Tuesday, June 25, 2013

Korean Queer Festival!

On the day I had already delegated to go to the aquarium, I discovered that the 14th annual Queer Festival was happening in Hongdae. Needless to say, I quickly changed my plans and my friend Katie and I met up with Danielle to get our queer on.

The parade was a giant progression of people who were lesbian, gay, queer, or straight supporters of the LGBTQ community. There were pride flags, elaborate costumes and fabulous drag queens galore.

The main drive were several trucks blasting dancing music that kept the energy incredibly high, and lots of happy people walking for a good cause.

Being gay in Korea still has a huge stigma, so having so much support from so many people was a great sight to see. Same-sex marriage is still not recognized in Korea, and I have been told that it is a popular belief that homosexuality is a "Western phenomenon". Movies and other mediums are making this issue more visible, and it is slowly becoming more accepted. Several K-Pop stars have revealed themselves to be gay, which seems to be helping to sway public opinion. Kim Jo Kwang Su, one of Korea's first openly gay film directors, plans to marry his boyfriend Kim Seung Hwan on September 7th, 2013. He will be wed in a public ceremony that will not be legally recognized in the hopes it will push for the legalization of gay marriage.

If you want some more information on being gay in Korea, check out this blog post.

At first glance, you might think this is a close-up of a conservative Korean man.
But look closely.
In the background was one of my favorite people that I saw that day.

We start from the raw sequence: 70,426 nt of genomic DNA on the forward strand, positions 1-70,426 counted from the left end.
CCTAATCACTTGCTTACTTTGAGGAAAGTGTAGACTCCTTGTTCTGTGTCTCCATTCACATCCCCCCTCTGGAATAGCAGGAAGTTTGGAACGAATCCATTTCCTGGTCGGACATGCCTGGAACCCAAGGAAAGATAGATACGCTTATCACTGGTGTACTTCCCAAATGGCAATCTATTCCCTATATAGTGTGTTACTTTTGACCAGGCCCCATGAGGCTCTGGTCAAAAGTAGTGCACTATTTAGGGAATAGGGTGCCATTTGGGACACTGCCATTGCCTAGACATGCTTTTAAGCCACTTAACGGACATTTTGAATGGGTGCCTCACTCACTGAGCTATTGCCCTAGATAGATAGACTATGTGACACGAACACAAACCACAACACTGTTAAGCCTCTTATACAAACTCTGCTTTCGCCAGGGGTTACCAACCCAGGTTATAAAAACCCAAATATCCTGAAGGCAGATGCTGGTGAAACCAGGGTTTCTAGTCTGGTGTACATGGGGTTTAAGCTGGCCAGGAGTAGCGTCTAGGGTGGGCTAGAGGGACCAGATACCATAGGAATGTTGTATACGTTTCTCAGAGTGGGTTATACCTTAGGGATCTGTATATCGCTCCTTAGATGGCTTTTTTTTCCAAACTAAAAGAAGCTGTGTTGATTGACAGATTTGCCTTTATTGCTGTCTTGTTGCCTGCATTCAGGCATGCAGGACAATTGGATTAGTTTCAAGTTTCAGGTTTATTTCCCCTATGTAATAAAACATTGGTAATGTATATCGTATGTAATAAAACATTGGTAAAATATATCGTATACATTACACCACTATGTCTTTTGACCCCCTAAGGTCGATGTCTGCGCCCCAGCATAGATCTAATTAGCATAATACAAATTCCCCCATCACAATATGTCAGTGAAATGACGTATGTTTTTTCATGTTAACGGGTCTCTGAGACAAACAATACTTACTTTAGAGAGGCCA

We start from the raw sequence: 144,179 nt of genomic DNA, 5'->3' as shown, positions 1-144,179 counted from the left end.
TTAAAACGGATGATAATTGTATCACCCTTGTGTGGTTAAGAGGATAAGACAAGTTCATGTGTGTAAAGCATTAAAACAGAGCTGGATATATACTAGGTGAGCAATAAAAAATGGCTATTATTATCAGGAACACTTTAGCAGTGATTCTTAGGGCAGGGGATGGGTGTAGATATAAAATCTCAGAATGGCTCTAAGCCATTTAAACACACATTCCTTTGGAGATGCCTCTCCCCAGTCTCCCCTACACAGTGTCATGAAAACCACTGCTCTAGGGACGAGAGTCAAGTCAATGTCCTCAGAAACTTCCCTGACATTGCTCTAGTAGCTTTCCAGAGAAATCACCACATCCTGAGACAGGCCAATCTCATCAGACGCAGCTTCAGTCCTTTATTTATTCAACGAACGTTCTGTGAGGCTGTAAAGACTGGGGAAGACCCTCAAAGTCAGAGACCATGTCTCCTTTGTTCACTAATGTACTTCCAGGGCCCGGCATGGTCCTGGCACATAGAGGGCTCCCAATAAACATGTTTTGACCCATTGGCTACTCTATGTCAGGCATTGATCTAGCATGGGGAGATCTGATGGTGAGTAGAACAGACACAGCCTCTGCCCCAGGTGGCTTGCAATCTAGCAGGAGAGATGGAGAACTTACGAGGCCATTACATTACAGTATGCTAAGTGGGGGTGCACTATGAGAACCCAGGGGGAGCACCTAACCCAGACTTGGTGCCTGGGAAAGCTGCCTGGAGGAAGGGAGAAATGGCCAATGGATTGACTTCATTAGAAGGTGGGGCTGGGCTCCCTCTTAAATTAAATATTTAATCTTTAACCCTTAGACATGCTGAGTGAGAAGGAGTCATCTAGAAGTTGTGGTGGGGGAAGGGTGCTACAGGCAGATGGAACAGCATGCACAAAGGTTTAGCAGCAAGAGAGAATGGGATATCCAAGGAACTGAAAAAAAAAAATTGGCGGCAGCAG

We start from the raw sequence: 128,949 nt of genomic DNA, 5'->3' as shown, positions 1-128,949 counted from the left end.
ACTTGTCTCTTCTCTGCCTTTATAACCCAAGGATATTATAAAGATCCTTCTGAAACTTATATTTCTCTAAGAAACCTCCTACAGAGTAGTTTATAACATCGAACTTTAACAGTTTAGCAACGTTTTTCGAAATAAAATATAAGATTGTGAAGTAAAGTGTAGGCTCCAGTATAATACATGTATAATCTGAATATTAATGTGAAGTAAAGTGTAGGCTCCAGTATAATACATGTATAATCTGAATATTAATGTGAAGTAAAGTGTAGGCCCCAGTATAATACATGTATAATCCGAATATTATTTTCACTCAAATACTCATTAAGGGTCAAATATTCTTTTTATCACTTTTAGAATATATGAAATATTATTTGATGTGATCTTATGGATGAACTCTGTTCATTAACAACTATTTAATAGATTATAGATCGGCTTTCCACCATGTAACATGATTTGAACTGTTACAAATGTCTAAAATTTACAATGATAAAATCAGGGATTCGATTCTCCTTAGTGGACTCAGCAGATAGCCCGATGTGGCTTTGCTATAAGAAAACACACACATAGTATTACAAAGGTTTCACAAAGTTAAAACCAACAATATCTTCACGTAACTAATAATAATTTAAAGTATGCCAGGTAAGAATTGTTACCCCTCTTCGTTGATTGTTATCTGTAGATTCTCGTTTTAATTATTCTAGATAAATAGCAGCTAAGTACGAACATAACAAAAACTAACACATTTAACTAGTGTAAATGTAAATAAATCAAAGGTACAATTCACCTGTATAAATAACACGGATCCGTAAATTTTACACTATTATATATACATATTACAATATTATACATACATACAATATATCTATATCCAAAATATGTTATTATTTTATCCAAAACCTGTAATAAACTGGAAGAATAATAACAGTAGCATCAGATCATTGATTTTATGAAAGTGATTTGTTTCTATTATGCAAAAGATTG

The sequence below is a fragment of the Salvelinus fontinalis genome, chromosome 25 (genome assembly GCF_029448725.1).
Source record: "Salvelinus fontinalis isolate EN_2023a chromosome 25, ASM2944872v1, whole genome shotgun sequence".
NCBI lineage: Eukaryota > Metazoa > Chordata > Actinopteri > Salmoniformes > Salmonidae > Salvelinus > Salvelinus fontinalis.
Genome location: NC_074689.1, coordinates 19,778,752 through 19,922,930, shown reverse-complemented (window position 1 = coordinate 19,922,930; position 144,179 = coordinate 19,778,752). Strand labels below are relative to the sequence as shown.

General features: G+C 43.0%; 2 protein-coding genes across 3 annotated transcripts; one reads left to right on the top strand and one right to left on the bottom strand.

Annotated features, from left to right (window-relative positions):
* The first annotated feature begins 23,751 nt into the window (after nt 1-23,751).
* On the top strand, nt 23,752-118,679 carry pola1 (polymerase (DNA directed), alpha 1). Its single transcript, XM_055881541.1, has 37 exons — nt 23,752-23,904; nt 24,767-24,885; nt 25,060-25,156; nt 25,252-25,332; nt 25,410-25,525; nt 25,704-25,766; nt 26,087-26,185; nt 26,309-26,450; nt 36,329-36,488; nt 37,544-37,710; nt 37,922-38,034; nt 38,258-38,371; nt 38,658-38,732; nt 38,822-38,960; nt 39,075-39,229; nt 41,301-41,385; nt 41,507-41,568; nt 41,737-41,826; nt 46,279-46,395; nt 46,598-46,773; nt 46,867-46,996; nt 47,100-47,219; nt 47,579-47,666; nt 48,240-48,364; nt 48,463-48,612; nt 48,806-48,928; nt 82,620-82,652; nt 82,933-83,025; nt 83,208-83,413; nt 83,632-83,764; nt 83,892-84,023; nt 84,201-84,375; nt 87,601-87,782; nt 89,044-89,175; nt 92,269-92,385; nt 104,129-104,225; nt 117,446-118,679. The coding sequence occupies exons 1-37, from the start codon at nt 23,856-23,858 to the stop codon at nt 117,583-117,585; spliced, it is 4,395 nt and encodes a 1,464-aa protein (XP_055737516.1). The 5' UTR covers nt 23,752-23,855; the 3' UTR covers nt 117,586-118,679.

After a while of watching the progression, we decided it would be more fun to join in. Danielle was the first to join with the crowd, and Katie and I soon followed. It's the second parade I've participated in in Korea, and it was definitely more fun to be marching with everyone!

Danielle, happy to be part of everything!

View from within the crowd marching.

At the end we saw these Smurf-type characters.
No idea who/what they were, but I thought they were cute.

Random, Wonderful Korea

I had a pleasant surprise last Thursday outside of school--a fair! Well, a fair on a very small scale. Apparently, they set up in the park outside about once a month during the summer. I was just able to glimpse at the start of work, and it was (thankfully) still going strong by the time I finished up at 9.

Dan and I enjoying a walk through.
We were, of course, greeted by a flailing inflatable tube man!

There was quite a bit of food on display. You could go through and buy bags of different chips, wafers, and candies. Nothing looked especially appetizing.

There were lots of games that could be played too. Some were familiar, like the good old balloon popping game. Below is a picture of children trying to scoop up goldfish. This did not seem to be a game, it was more of a free for all of little kids trying to catch fish with one of the little green nets people use to catch them in their own fish tanks back home. It was cute to watch, and the kids seemed to be really excited to do it.

There were not any rides for the kiddos, but it was a beautiful little scene to walk through. Everything was lit up (though that happens absolutely everywhere in Korea), and there adults and children alike enjoying themselves. We did run into a few kids that we teach, who were eager to say hello!

Saturday, June 8, 2013

Shootin' Guns and Stuff

Despite the fact that guns are illegal in Korea for non-military citizens, there are gun ranges here. Which is something I delightfully discovered when I opted out of ziplining during a trip due to my completely irrational fear of heights.

I'm glad I did, because it was tons of fun shooting a hand gun for the first time and trying my aim at an air gun. I now completely understand why people think BB guns are so fun!

They were extremely safety-conscious, and it seemed like it was virtually impossible for there to be any sort of accident in which someone got hurt.

A posting of the rules.
Basically, don't touch other people's guns
and don't point yours at people.